Quality assurance standards for mammography in Latin America and the Caribbean

Quality assurance standards for mammography in Latin America and the Caribbean

Mammography-Experts-group-2015 webSummary of PAHO's expert consultation held Oct 27-29, 2015

Breast cancer is the most common cancer among women in Latin America and the Caribbean (LAC). Screening and early detection, linked to timely and appropriate treatment, is critical to reduce breast cancer mortality. Mammography plays a critical role, but to ensure its effectiveness and patient safety,  stringent quality assurance is required. This includes high quality equipment, sufficient skilled professionals, and image quality control. In limited resource settings, however, assuring quality of mammography services can be challenging.

The Pan American Health Organization convened an expert consultation on mammography quality standards, with representatives from 10 countries in Latin America and the Caribbean and 3 professional associations. The consultation was to discuss the challenges with mammography quality and begin to develop baseline standards for mammography quality assurance, which is feasible and relevant for the context of Latin America and the Caribbean.

The expert group reviewed the situation and challenges of mammography and assuring quality in each country. It was noted that this region has made some significant advances in expanding mammography services and access to mammography screening and diagnosis. Yet, the expert consultation noted that there is a tremendous need to put in place regulations and procedures to assure high quality mammography services for all women.

During the meeting, the director of the WHO Collaborating Centre for Breast Diagnostic Imaging in Mammary Pathology, Dr Gustavo Mysler, highlighted the significant factors to ensure high quality mammography services. These factors include technology (the right equipment), correct use and maintenance of the technology, and correct imaging for the ability to accurately identify cancer.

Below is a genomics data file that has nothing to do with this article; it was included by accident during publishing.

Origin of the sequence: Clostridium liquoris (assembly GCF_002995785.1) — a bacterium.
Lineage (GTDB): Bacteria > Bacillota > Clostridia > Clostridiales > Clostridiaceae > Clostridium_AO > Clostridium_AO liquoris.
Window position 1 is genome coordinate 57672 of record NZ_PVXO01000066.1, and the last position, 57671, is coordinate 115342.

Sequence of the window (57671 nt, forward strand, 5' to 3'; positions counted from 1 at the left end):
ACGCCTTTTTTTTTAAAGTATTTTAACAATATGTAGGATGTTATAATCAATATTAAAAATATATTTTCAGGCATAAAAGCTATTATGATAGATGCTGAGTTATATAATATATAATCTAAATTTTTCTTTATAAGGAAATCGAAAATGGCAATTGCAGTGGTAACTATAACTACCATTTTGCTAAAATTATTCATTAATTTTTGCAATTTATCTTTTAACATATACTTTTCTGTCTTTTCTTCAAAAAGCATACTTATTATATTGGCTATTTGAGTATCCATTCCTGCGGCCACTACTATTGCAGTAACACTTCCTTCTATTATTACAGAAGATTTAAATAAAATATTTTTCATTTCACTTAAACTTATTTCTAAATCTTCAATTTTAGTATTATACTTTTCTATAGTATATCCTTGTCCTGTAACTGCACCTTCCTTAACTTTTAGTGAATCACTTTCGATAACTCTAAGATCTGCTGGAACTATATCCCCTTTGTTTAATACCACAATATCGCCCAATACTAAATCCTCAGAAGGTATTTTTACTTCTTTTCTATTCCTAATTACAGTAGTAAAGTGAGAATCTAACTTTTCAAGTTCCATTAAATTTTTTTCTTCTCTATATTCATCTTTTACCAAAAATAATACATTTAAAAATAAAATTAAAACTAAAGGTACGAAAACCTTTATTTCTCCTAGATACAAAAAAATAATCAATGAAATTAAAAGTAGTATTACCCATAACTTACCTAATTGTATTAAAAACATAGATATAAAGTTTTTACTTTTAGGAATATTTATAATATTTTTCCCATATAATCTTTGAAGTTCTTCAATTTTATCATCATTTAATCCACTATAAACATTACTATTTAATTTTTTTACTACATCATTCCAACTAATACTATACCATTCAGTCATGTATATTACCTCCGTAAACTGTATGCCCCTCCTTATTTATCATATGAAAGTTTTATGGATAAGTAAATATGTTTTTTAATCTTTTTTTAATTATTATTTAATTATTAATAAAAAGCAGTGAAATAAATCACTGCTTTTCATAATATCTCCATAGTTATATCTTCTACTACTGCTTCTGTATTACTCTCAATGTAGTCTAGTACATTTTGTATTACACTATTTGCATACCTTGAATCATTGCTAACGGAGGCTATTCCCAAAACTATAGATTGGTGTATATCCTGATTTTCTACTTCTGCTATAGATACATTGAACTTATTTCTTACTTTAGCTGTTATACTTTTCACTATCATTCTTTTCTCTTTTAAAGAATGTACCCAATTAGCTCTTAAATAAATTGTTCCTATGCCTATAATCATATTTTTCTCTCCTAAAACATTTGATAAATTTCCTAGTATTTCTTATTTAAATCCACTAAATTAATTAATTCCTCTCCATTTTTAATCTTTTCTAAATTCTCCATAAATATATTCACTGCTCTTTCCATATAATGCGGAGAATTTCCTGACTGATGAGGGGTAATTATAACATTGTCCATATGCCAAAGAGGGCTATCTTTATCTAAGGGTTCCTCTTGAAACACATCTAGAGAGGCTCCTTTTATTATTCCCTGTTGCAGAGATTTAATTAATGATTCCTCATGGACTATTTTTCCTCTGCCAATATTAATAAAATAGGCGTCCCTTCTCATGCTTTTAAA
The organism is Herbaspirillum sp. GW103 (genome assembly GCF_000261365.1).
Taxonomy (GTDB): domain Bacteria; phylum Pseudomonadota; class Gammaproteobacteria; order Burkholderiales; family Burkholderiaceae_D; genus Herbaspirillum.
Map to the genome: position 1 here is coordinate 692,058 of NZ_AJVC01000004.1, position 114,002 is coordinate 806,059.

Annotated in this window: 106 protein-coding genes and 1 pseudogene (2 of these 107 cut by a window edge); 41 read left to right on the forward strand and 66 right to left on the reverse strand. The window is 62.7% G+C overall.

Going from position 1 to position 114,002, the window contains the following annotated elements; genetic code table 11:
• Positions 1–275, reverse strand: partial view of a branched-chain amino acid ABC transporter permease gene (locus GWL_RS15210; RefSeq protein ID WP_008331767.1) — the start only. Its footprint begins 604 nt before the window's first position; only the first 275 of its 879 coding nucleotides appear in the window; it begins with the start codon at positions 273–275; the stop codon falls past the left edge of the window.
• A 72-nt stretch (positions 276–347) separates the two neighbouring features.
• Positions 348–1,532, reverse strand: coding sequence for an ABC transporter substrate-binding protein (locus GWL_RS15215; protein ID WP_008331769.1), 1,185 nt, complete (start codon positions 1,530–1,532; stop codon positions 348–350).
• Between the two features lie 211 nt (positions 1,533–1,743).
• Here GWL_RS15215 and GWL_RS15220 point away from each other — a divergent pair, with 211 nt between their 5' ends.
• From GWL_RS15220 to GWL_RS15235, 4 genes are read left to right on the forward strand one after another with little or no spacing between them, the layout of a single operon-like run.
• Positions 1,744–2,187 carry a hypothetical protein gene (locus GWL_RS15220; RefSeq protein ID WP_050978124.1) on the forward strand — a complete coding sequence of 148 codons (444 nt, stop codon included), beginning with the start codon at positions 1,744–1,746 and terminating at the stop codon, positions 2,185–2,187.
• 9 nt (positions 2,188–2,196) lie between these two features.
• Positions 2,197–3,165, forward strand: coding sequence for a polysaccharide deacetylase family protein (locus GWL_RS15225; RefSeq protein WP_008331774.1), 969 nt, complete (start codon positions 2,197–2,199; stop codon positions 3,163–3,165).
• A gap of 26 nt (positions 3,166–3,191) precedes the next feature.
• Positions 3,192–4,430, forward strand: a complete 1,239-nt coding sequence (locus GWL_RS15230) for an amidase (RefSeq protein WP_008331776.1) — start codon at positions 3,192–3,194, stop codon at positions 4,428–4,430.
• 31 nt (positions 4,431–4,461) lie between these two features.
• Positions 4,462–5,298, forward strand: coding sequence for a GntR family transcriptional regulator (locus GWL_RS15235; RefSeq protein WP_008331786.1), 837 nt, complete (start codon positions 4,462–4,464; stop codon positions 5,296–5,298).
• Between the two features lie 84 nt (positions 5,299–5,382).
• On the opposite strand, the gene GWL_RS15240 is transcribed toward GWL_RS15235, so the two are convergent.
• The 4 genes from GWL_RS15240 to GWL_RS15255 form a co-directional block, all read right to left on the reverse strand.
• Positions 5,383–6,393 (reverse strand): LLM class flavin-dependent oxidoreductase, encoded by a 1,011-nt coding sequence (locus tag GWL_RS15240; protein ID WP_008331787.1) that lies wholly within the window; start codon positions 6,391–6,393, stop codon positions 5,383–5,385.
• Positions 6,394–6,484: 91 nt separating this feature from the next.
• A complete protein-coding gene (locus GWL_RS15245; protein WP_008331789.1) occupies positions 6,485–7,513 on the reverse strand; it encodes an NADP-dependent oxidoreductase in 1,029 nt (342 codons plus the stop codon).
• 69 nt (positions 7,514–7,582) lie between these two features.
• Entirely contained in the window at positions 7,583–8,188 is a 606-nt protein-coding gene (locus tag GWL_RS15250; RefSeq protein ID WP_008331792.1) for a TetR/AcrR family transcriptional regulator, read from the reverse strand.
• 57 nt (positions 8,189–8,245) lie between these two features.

Regarding the technology, it was noted in the meeting that the distribution of mammography equipment is not always well balanced within the country. Some regions have the right number of mammography equipment for the population served, while others have high numbers of mammography equipment concentrated in only a few centers, without equitable access to mammography. Many countries have introduced mobile mammography units to reach a greater proportion of their population, but it was noted that these units are often poorly maintained and without adequate quality control procedures.

The correct use and maintenance of the mammography equipment was also discussed during the meeting. "Performing a mammography is not only about clicking a button to take a picture", said Kayiba Medlen, from the PAHO/WHO Radiological Health Program. "There are many other factors and skills involved in ensuring a high quality image, so that it can then be sent to the radiologist for a correct interpretation". Many participants noted the challenges with assuring quality images, including adequate training of radiology technologists, as well as the high costs of maintenance for mammography equipment.
Correct interpretation by the radiologist of the mammography image is an important step to guarantee an accurate diagnosis. In this meeting, however, it was noted that in some mammography services, the quality of interpretation, measured by the diagnostic agreement between radiologists, was sub-optimal. The need for continuing education in mammography and reinforcement of skills was highlighted.

Regarding mammography quality assurance procedures, the experts reached an agreement on several key points that will be essential to achieve a significant improvement in the quality of mammography services in Latin American and the Caribbean. In this regard, an outline for a mammography quality assurance guide was developed. The guide will provide direction on all aspects of quality assurance, including training and competencies of mammography personnel, equipment maintenance and quality checks, among other items. A small working group was formed by PAHO, with some of the experts attending the meeting to continue to develop and finalize the mammography quality guide. The guide is expected to be available later in 2016, to then be applied in mammography services throughout the region.

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